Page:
Maybe they need some youth advocacy group, some kind of Comsumer Reports for Kids or something.

thewanderer14 wrote:

Maybe they need some youth advocacy group, some kind of Comsumer Reports for Kids or something.

Wanderer, I really like that idea.

Certis wrote:

Back in the day you COULD be loyal to some brands. These days though, unless your name is Nintendo, it's hard to know how stable your game is going to be.

Blizzard.

Chumpy_McChump wrote:
Certis wrote:

Back in the day you COULD be loyal to some brands. These days though, unless your name is Nintendo, it's hard to know how stable your game is going to be.

Blizzard.

I'm pretty sure there's a large number of WoW players who may disagree, but that's pretty much a default when it comes to the genre. Take WoW out of the equation, I'd say you're right.

Chumpy_McChump wrote:
Certis wrote:

Back in the day you COULD be loyal to some brands. These days though, unless your name is Nintendo, it's hard to know how stable your game is going to be.

Blizzard.

Sierra.... a few years ago anyways.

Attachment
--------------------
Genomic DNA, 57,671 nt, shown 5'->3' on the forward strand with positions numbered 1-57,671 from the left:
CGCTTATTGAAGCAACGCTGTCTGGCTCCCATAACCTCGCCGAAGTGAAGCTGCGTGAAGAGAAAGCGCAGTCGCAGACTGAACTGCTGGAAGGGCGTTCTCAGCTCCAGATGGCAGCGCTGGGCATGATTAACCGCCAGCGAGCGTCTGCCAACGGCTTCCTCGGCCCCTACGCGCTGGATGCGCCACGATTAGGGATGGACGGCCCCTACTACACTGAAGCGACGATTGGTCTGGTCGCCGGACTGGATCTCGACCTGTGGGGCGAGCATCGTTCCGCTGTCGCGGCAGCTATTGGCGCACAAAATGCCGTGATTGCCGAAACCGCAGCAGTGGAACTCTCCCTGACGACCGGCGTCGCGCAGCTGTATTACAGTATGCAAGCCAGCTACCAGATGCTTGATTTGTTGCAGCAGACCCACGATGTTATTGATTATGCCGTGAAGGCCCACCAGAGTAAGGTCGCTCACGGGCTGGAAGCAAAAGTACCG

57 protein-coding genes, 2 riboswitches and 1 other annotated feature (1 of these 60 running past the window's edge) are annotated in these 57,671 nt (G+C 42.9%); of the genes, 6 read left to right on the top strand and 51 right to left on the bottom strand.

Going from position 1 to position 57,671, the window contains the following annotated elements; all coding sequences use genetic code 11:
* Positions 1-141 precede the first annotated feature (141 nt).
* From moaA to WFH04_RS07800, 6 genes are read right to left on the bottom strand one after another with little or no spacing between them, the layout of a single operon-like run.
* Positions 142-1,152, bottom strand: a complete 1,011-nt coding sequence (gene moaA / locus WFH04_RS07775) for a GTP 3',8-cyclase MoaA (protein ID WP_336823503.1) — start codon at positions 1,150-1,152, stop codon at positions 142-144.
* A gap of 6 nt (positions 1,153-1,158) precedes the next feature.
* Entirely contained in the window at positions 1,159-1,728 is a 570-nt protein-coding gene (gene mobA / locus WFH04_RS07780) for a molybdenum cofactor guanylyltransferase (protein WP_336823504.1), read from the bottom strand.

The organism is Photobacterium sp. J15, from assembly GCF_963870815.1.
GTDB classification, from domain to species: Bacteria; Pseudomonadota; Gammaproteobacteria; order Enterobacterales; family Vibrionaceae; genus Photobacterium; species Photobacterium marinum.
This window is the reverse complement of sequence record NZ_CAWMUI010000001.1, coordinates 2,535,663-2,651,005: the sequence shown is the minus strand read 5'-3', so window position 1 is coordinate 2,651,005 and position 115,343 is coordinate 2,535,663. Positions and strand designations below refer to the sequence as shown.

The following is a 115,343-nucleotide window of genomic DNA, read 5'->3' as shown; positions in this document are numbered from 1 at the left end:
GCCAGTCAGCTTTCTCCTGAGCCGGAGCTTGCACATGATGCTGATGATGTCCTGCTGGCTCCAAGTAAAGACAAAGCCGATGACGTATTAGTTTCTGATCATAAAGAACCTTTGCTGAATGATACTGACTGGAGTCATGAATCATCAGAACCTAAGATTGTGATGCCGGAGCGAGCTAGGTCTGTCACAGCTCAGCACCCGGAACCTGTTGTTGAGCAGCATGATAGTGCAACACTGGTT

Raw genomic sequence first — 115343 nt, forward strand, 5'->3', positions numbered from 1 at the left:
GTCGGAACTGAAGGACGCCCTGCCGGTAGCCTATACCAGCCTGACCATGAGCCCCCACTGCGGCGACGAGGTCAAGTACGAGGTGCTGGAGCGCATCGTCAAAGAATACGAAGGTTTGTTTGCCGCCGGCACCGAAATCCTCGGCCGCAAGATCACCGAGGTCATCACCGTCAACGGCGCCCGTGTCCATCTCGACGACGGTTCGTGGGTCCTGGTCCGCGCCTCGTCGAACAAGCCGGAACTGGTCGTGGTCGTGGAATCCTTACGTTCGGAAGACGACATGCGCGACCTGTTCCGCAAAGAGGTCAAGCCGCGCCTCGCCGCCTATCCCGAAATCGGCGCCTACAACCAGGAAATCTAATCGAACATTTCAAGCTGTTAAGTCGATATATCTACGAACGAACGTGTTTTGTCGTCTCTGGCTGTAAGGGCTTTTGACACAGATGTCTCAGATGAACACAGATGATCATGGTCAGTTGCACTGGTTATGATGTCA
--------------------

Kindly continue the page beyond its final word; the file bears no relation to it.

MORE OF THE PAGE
King's Quest
Police Quest
Leisure Suit Larry
Lords of the Realm
Betrayal at Krondor (and Antara)
City Building Series (Caesar, Pharaoh, Zeus, ect.)
*sigh*

Oh the ___ Quests.

But let's not bring Antara into this; I may have to stab something.

Draco wrote:
Chumpy_McChump wrote:
Certis wrote:

Back in the day you COULD be loyal to some brands. These days though, unless your name is Nintendo, it's hard to know how stable your game is going to be.

Blizzard.

Sierra.... a few years ago anyways.
King's Quest
Police Quest
Leisure Suit Larry
Lords of the Realm
Betrayal at Krondor (and Antara)
City Building Series (Caesar, Pharaoh, Zeus, ect.)
*sigh*

What about Outpost 2? AHA!

Chumpy_McChump wrote:
Certis wrote:

Back in the day you COULD be loyal to some brands. These days though, unless your name is Nintendo, it's hard to know how stable your game is going to be.

Blizzard.

How many years does it take blizzard to release a new game? Blizzard doesn't release a lot of content so, I don't think tey canbe counted anymore.

Ulairi wrote:
Chumpy_McChump wrote:
Certis wrote:

Back in the day you COULD be loyal to some brands. These days though, unless your name is Nintendo, it's hard to know how stable your game is going to be.

Blizzard.

How many years does it take blizzard to release a new game? Blizzard doesn't release a lot of content so, I don't think tey canbe counted anymore.

What does the distance between releases have to do with loyalty? Their willingness to drop projects that aren't meeting their standards and take the time to make sure they're stable should increase your trust in them, not invalidate it.